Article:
Acoustics and Vibration Animations
Daniel A. Russell, Ph.D.
Graduate Program in Acoustics
The Pennsylvania State University
All text and images on this page are ©2004-2011 by Daniel A. Russell
and may not used in other web pages or reports without permission.
Superposition of two opposite direction wave pulsesThe animation at right shows two Gaussian wave pulses are travelling in the same medium, one is moving to the right, the other is moving to the left. The two waves pass through each other without being disturbed, and the net displacement is the sum of the two individual displacements.
It should also be mentioned that this medium is nondispersive (all frequencies travel at the same speed) since the Gaussian wave pulses do not change their shape as they propagate. If the medium was dispersive, then the waves would change their shape.
Solitons are examples of nonlinear waves that do not obey the principle of superposition when they interact with each other.
|The animation at left shows how two sinusoidal waves with the same amplitude and frequency can add either destructively or constructively depending on their relative phase. (NOTE: this animation does not depict the propagation of actual waves in a medium - it only serves to illustrate the effect of changing the phase shift between two waves and the resulting constructive or destructive interference). The phase difference between the two waves increases with time so that the effects of both constructive and destructive interference may be seen. When the two individual waves are exactly in phase the result is large amplitude. When the two gray waves become exactly out of phase the sum wave is zero.|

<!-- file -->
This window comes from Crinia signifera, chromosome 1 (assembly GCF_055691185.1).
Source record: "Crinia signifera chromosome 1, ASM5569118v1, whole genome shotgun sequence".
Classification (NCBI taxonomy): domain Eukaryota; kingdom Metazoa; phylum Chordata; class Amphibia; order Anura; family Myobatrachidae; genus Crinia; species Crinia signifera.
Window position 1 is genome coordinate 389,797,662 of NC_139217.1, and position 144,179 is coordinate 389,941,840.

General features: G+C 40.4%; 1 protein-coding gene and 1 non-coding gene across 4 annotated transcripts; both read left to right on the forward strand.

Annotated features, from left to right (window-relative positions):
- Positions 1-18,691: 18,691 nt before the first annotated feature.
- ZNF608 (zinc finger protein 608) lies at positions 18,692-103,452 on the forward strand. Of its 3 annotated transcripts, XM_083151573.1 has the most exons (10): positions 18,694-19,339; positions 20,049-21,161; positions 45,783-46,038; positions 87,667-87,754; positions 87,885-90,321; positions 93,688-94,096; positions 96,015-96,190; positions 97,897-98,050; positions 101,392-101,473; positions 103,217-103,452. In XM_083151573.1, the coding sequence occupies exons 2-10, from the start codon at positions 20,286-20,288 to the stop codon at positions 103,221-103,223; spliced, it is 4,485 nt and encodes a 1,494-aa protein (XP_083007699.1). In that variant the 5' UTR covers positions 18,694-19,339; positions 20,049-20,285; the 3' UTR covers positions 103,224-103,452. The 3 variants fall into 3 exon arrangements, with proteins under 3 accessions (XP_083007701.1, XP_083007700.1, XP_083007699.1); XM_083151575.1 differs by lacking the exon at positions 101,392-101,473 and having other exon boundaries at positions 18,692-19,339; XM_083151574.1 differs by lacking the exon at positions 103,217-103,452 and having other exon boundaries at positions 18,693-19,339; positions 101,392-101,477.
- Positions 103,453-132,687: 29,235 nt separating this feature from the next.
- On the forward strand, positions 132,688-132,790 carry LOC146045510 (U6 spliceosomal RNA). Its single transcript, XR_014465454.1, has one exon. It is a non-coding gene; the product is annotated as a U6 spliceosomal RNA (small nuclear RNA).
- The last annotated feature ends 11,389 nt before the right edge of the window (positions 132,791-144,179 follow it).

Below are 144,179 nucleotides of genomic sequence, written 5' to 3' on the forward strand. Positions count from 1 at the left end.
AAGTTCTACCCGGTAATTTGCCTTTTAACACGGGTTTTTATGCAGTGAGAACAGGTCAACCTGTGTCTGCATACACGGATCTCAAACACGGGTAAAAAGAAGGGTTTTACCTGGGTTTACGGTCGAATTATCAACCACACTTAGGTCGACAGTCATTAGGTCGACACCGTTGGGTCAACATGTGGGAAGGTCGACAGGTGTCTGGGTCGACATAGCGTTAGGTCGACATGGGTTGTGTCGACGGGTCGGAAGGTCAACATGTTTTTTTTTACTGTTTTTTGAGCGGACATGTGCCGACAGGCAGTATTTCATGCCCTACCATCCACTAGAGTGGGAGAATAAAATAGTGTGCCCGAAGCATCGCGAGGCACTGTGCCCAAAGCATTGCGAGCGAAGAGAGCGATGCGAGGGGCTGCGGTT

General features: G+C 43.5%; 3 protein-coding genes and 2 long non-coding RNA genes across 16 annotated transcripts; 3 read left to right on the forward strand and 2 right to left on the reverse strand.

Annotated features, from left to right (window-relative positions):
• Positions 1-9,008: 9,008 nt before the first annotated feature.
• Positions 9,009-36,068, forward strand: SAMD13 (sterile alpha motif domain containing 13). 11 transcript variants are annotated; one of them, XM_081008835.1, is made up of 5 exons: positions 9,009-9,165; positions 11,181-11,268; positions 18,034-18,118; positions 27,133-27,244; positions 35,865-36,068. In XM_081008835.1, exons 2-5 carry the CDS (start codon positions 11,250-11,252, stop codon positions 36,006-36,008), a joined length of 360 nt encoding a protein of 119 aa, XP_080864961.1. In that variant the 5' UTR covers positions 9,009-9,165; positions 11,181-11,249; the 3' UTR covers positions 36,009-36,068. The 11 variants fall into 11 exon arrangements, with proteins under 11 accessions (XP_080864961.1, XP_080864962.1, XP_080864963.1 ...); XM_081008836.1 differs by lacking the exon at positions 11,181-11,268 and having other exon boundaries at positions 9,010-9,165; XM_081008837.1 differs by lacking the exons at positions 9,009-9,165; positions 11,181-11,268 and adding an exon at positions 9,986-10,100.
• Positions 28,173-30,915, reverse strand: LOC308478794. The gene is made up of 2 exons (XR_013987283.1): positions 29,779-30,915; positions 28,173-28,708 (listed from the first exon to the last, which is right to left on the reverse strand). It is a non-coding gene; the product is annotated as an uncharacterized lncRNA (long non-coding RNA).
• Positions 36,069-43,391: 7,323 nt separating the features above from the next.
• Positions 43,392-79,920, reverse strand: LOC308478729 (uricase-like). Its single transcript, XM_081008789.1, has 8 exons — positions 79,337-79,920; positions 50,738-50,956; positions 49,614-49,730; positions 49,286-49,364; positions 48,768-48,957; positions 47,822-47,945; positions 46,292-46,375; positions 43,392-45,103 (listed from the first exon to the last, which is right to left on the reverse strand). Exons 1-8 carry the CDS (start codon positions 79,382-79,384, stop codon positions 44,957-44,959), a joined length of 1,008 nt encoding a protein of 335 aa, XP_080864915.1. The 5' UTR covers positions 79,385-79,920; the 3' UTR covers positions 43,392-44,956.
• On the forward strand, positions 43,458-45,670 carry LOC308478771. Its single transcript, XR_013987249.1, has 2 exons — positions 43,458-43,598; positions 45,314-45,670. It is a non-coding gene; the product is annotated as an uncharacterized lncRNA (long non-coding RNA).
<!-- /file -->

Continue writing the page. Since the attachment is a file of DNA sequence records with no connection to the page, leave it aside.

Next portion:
The movie at left shows how a standing wave may be created from two travelling waves. If two sinusoidal waves having the same frequency (and wavelength) and the same amplitude are travelling in opposite directions in the same medium then, using superposition, the net displacement of the medium is the sum of the two waves. As the movie shows, when the two waves are 180° out-of-phase with each other they cancel, and when they are exactly in-phase with each other they add together. As the two waves pass through each other, the net result alternates between zero and some maximum amplitude. However, this pattern simply oscillates; it does not travel to the right or the left, and thus it is called a "standing wave".
I have placed two dots on the string, one at an antinode and one at a node. Which is which?
Check out my related animation to see how standing waves may be created in a medium due to reflection of a wave from a boundary.
|In the movie at right two waves with slightly different frequencies are travelling to the right. Since the two waves are travelling in the same medium, they travel with the same speed. The resulting superposition sum wave travels in the same direction and with the same speed as the two component waves, but its local amplitude depends on whether the two individual waves have the same or opposite phase. The "beat" wave oscillates with the average frequency, and its amplitude envelope varies according to the difference frequency.|